Following the American Civil War Sesquicentennial with day by day writings of the time, currently 1863.

Post image for Diary of a Southern Refugee, Judith White McGuire.

Diary of a Southern Refugee, Judith White McGuire.

April 9, 2013

Diary of a Southern Refugee During the War by Judith White McGuire

9th.—On Monday saw B. removed from the bed of suffering, on which he had been lying four months, put on a stretcher, and carried to the canal-boat. His countenance was full of joyful anticipations of home. His arm, which should have been amputated on the field, hangs lifeless by his side; and yet fit expects to return to his post, that of Major of artillery, as soon as he is strong enough. Poor fellow, it is well for him to amuse himself with the idea, but he will never again be fit for any duty but that at a post. He has been the recipient of kindnesses from Mr. and Mrs. P. and others, which could only be experienced in this dear, warm-hearted Southern country of ours, and which he can never forget to his dying day. That night I spent with my kind friend Mrs. R., and next morning made such purchases as were absolutely necessary for our; comfort. I gave for bleached cotton, which used to be sold for 12½ cents, $3.50 per yard; towelling $1.25 per yard: cotton 50 cents a spool, etc. Nothing reconciled me to this extravagance but that I had sold my soap for $1 per pound!!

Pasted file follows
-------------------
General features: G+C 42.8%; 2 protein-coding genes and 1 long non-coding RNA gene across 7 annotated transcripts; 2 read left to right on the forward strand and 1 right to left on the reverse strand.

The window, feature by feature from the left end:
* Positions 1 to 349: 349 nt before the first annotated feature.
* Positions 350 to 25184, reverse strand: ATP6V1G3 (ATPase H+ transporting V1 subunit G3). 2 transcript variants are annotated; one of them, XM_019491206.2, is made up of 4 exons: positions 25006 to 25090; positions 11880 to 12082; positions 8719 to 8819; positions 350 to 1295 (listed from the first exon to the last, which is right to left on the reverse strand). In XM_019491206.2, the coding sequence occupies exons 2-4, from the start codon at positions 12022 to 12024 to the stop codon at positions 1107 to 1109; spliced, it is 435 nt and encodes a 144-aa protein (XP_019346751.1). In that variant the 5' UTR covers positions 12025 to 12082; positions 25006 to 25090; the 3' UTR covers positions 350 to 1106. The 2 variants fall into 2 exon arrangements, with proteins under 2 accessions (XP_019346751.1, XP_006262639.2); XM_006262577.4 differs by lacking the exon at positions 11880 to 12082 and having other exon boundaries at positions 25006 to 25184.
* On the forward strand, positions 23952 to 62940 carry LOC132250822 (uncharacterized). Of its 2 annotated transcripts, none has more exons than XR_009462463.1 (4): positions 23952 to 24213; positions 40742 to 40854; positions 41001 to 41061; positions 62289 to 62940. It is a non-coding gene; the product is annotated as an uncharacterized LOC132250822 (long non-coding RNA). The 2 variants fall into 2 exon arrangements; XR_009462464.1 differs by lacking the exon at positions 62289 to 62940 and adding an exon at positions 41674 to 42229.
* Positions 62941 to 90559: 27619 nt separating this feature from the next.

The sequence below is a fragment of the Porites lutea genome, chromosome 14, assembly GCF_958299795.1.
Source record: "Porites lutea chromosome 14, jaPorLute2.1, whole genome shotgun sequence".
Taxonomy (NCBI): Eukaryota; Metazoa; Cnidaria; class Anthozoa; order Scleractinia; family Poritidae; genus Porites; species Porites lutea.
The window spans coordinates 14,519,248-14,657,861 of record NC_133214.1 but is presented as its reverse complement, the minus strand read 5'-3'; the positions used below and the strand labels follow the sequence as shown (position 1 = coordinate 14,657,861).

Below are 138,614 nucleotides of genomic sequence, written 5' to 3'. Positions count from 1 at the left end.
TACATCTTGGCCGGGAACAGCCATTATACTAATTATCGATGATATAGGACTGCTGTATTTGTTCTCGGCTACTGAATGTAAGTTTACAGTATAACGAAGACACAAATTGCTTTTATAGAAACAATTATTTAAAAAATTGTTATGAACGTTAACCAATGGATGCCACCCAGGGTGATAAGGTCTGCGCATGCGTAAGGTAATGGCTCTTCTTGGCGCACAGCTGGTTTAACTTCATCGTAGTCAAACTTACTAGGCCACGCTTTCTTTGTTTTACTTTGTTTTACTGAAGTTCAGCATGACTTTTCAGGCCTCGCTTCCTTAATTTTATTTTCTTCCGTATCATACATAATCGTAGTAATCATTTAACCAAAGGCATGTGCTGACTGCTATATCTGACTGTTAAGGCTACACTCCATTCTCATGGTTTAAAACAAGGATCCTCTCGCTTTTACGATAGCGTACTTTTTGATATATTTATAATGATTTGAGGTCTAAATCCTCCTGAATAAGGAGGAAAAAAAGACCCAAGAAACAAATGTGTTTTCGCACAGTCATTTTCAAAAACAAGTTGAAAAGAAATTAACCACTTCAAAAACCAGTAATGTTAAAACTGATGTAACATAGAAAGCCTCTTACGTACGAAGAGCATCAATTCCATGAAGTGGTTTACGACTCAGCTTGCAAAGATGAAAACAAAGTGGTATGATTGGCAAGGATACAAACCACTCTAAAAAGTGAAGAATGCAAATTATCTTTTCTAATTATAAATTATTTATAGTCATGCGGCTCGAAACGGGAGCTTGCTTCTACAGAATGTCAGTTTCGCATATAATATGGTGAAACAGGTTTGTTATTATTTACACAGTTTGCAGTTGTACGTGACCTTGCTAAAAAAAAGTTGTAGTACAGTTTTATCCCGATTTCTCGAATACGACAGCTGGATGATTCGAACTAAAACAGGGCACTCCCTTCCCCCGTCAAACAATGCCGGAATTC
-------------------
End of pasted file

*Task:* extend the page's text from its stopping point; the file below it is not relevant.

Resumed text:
The enemy has retired from Vicksburg, their canal having proved a failure. Where they will reappear nobody knows. Another ineffectual attempt upon Charleston on the 7th and 8th.

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